How covid is affecting junior year

Tara Goff, Staff Writer

Our path that we take in life is, in large part, all in the hands of our sixteen, seventeen, and eighteen-year-old self. At this point in our lives, we begin to think about what careers we want to pursue, where we will pursue them, and how we will get there. Even in times of normalcy, junior year is notorious for extreme pressure and students’ lack of sleep. But in times of COVID-19, how is the “new normal” affecting the chaotic lives students endure?

From one perspective, it may seem as though juniors this year have it easy. For example, the twelve summative limit and having no formative grades may seem like a relief. There are less things we need to study for, and therefore less late nights spent cramming instead of sleeping. However, limited grades also limit the number of chances to do better; you can no longer boost your grade with another one, as there simply is not enough time. Ms. Estevez, who teaches AP US History, said “The work-load is less, but that might not be helpful for students. The activities are harder, and some aren’t necessarily very good at tests.” Additionally, you cannot learn from your mistakes on formative grades. While the formative activities are still given, many are not motivated, as they do not count towards the overall grade. For her class, Estevez has her students “do lots of seminars and annotating documents,” a stark contrast from the usual dressing-up and tea parties in that class. She also notes how it is harder to teach online, so the students at school are better at following deadlines and participating, as structure is necessary. “The kids at home don’t reallknow some of their teachers, so that will be hard to ask for college recommendations. 

A major decision factor in college admissions is standardized test scores, whether the student chooses to take the SAT or ACT. Due to countless test cancellations because of the pandemic, many schools decided to waive this part of the application process for the class of 2021. Read Noah’s article for more information.  

Because this is still an issue nowPope, for example, cancelled the December SAT they hosted as well as sent students home during the March SAT due to overcrowding – some schools are already relieving this burden for the class of 2022This list includes, but is not limited to, Agnes Scott, Berry College, Emory University, Mercer University, and others among the nation. While relieving the burden (which is both time and financial), this also poses problems. First, it sets those who are able to take these tests far above those who are not, even though this may be through no fault of their own. On the other hand, college admissions have, since 2007, required SAT and ACT scores. Previous applicants had to go through the process, so some believe the SAT and ACT coordinators should just offer more opportunities for students to take them, so that way all colleges are accepting people based on the same standards.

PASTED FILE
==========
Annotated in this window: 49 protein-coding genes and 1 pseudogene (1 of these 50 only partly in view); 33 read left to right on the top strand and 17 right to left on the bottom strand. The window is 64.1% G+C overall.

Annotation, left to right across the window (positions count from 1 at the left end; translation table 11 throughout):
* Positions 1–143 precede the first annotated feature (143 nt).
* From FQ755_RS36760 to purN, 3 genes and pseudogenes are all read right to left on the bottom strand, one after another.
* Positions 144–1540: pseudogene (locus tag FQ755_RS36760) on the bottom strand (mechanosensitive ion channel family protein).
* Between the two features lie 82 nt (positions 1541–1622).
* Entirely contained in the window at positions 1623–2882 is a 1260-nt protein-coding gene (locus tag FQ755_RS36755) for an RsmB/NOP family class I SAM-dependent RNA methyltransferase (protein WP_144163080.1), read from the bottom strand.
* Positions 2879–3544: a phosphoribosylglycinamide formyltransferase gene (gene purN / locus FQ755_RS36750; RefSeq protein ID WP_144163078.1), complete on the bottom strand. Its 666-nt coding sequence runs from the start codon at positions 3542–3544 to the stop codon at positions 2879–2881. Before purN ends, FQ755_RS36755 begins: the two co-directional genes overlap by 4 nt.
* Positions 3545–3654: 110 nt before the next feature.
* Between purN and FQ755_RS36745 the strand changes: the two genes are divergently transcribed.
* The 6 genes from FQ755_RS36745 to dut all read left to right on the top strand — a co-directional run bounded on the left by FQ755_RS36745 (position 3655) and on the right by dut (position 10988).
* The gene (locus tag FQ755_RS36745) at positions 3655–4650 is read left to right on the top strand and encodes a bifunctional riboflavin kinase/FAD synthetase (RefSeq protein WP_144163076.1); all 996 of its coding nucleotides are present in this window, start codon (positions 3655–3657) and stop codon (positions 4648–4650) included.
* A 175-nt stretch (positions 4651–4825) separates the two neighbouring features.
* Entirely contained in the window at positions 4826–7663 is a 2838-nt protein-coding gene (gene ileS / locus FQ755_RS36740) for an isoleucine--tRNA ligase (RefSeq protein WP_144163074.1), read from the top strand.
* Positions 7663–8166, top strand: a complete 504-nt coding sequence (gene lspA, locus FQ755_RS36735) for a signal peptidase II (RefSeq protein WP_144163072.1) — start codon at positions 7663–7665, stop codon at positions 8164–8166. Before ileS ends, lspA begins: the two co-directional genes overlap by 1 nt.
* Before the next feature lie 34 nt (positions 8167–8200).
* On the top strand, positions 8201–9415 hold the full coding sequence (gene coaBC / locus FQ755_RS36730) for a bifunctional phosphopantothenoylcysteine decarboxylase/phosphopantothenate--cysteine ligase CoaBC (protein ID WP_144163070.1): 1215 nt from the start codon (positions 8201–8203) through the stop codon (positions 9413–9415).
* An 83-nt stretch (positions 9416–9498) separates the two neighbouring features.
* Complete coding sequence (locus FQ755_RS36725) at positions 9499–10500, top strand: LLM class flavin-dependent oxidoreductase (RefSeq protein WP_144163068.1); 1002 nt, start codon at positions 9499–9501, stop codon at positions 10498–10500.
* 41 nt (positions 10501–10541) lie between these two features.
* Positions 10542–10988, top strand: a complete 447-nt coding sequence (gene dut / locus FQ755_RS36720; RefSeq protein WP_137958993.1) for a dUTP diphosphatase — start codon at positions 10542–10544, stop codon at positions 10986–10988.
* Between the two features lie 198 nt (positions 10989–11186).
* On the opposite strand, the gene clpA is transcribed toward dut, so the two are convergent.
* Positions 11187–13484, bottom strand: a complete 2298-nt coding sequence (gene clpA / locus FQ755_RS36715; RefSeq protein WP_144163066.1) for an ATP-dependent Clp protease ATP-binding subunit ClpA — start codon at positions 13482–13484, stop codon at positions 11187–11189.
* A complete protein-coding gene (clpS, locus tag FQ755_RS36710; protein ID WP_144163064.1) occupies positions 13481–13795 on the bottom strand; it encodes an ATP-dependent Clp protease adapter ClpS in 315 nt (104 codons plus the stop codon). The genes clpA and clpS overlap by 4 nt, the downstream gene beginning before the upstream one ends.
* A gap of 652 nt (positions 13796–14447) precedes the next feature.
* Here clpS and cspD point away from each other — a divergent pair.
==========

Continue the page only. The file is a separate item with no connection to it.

Outside of school, students have lost opportunities to tour colleges, which could make the decision process even harder. Additionally, this is a fun and exciting way to relieve some of the stress of the unknowns in the future. Most schools have cancelled all group tours, so it may be difficult to see what one has to offer. There are, however, some virtual tour options on Naviance, which Roswell students use to navigate transcripts and applications. 

Lily Frank, junior, spent her spring break making the most of college visitsmainly focusing on schools in North Carolina and Virginia. While no tours had proper guides, she was able to walk around campuses, either self-guided or with friends of hers who attend some colleges. Despite expected challenges, Frank said the colleges had “information packets that you could pick up at the admissions office.” She notes how she feels as though these are adequate representations of what to expect in campus life.